Disengagement From Peace?

Disengagement From Peace?

Israel’s withdrawal from Gaza represents a withdrawal from the peace process. If that occurs, its nightmare in Gaza could become a West Bank reality.


Once the media circus is over, Israel’s melodramatic withdrawal from the Gaza Strip should be judged by how it improves Palestinian lives and the chances of a just and peaceful resolution of the conflict.

On the face of it, ending thirty-eight years of Israel’s military and civilian occupation is news. The evacuation of hundreds of illegally implanted Jewish families from the midst of close to a million and a half Palestinians, the majority of whom are refugees, will close the curtains on some of the occupation’s most cynical scenes. That’s why Palestinians are celebrating the withdrawal as a defeat for the occupation and victory for years of resistance. As a new Palestinian slogan goes, they hope for “Gaza today, tomorrow Jerusalem and the West Bank.”

That is precisely what Ariel Sharon’s plan aims to prevent. As settlers grieve, most Israelis approve of the withdrawal as a necessary demographic disengagement from an area that encompasses 2 percent of historical Palestine and 20 percent of all Palestinians. Israel’s strategic redeployment around the hostile Strip and its total control over Gaza’s ports and crossings allows it, at will, to turn the area into one big prison.

Once Palestinians are preoccupied with rebuilding their shattered lives under international scrutiny, Israel will accelerate the de facto annexation of the settlement blocs in the West Bank and Jerusalem. In the first three months of 2005, construction in the West Bank settlements increased by 83 percent compared with the first quarter of 2004, when in Israel proper it decreased by a quarter. As a general, Sharon understands that in war one must at times cede tactically in order to win strategically. Accordingly, and “in the absence of a Palestinian peace partner,” Israel will disengage from Gaza in order to impose its vision on the ten-times-larger West Bank and Jerusalem: the crown jewels of the occupation.

This translates into a de facto disengagement from the peace process. Instead of basing Israel’s steps on agreements with the Palestinians, Sharon is doing the opposite–act first, talk later–in complicity with Washington, which wants the Palestinians to accept the Sharon plan as the only game in town, regardless of its motives, in order to reshape their destiny. Their leadership should begin by “dismantling the infrastructure of terrorism” and raise the banner of good governance in its stead.

Palestinians have every interest in making Gaza work for its people and as a step toward their goal of full statehood in all lands occupied in 1967. The Palestinian Authority has made commendable efforts to organize the security forces, improve transparency and end corruption. Mahmoud Abbas, the president, has reached ceasefires with the armed Palestinian factions, and the largest, Hamas, has joined the political process. After an impressive showing in the municipal vote earlier this year, the Islamist group will participate, for the first time, in the legislative elections, now set for January.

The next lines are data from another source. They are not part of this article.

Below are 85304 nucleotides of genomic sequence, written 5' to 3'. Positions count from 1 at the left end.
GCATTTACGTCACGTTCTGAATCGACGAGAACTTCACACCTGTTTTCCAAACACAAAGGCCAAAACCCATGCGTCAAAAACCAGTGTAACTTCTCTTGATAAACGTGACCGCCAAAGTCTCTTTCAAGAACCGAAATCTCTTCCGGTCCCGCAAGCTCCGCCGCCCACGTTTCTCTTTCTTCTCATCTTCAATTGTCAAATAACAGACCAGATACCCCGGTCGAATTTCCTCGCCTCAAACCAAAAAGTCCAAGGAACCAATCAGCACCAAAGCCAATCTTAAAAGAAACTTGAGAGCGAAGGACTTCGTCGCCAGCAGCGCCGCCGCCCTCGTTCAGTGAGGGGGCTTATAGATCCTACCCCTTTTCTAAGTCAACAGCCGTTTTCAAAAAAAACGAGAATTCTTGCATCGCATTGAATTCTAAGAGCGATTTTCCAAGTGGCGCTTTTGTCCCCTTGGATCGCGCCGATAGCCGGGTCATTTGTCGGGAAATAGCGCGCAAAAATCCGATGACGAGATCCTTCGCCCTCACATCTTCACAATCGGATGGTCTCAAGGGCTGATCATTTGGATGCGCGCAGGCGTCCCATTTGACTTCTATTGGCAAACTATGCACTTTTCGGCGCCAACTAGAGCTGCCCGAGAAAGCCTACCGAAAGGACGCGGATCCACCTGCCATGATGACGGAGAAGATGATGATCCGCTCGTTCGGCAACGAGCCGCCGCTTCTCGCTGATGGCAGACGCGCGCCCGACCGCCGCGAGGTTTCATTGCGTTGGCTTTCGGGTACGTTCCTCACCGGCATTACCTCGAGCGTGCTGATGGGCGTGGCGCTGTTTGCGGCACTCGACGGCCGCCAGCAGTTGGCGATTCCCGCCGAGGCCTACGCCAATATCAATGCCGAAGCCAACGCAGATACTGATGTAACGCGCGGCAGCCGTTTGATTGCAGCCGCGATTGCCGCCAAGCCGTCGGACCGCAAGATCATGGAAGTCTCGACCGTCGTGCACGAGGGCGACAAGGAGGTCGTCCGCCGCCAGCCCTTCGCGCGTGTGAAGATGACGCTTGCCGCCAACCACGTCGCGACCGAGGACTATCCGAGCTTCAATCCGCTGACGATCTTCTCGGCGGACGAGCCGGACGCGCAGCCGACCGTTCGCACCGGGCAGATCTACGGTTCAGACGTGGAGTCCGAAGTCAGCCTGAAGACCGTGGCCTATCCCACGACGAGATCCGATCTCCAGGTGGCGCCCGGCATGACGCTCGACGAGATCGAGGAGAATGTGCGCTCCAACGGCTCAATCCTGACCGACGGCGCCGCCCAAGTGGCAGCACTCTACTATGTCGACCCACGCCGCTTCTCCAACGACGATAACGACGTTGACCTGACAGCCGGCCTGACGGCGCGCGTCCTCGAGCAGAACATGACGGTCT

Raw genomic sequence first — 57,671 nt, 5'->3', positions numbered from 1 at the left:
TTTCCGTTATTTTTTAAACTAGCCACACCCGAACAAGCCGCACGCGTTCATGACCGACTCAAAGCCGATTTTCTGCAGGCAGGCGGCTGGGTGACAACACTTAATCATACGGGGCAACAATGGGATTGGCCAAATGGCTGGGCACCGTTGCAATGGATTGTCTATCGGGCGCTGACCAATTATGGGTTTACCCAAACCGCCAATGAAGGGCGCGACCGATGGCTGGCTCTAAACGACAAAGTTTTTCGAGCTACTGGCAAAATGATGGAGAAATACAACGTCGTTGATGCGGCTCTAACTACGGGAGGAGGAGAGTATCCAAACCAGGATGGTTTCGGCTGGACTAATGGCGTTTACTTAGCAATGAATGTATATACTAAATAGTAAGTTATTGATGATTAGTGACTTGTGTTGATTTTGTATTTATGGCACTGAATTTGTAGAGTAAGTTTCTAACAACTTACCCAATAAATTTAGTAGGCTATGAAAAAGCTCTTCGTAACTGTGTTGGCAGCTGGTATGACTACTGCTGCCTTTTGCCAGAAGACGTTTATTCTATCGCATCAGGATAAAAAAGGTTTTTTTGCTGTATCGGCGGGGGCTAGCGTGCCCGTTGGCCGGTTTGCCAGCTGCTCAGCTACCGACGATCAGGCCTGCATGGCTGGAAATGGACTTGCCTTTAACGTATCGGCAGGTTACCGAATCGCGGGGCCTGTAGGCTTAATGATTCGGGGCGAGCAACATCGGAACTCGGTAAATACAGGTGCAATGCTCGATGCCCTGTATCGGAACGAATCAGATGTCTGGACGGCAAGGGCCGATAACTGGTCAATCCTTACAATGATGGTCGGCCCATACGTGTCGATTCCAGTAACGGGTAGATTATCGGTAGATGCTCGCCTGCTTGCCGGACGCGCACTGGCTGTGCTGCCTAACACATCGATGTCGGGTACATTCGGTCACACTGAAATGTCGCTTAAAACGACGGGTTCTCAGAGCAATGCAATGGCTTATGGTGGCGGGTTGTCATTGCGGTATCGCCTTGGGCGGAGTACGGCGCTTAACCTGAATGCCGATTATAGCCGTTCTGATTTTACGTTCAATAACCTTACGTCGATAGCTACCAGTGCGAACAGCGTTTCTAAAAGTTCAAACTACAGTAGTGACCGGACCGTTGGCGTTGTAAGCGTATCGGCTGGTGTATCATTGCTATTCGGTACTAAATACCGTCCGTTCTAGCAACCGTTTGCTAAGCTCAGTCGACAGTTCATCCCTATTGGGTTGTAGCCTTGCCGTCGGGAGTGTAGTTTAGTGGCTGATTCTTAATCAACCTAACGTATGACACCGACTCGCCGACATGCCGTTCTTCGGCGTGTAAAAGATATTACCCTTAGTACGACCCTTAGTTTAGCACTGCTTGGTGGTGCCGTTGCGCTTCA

The politicization of the Islamist groups will make them more accountable to their electorate for their actions, including all attacks on Israeli civilians. They will be forced to balance their relations of force with Israel against their power relations with competing groups in the emerging Palestinian entity.

The viability of Gaza, according to the World Bank, will depend primarily on an end to the crippling Israeli closures and freedom of movement, especially to the West Bank. That will prove an uphill battle with a Sharon government that demands, as a precondition to “concessions,” that the Palestinian Authority crack down on Hamas and other armed factions, whose supporters constitute from a third to a half of the Gaza Strip population. Any such attempt will escalate into civil war.

Squeezed between Sharon’s war and a war among brothers, the Palestinian leadership and opposition will probably appeal for international intervention. My guess is that Sharon will unilaterally impose the “state in Gaza first” option and open the process for years of bargaining that one day could lead to half a state on half of the West Bank and Gaza. If the Bush Administration goes along with Sharon, a third intifada will follow the one that erupted five years ago, when American and Israeli leaders tried to corner another Palestinian president at Camp David.

All Palestinians deserve an immediate end to an occupation that has lasted decades. Anything less would transform Israel’s Gaza nightmare into a daily West Bank reality.

Thank you for reading The Nation!

We hope you enjoyed the story you just read. It takes a dedicated team to publish timely, deeply researched pieces like this one. For over 150 years, The Nation has stood for truth, justice, and democracy. Today, in a time of media austerity, articles like the one you just read are vital ways to speak truth to power and cover issues that are often overlooked by the mainstream media.

This month, we are calling on those who value us to support our Spring Fundraising Campaign and make the work we do possible. The Nation is not beholden to advertisers or corporate owners—we answer only to you, our readers.

Can you help us reach our $20,000 goal this month? Donate today to ensure we can continue to publish journalism on the most important issues of the day, from climate change and abortion access to the Supreme Court and the peace movement. The Nation can help you make sense of this moment, and much more.

Thank you for being a supporter of independent journalism.

Ad Policy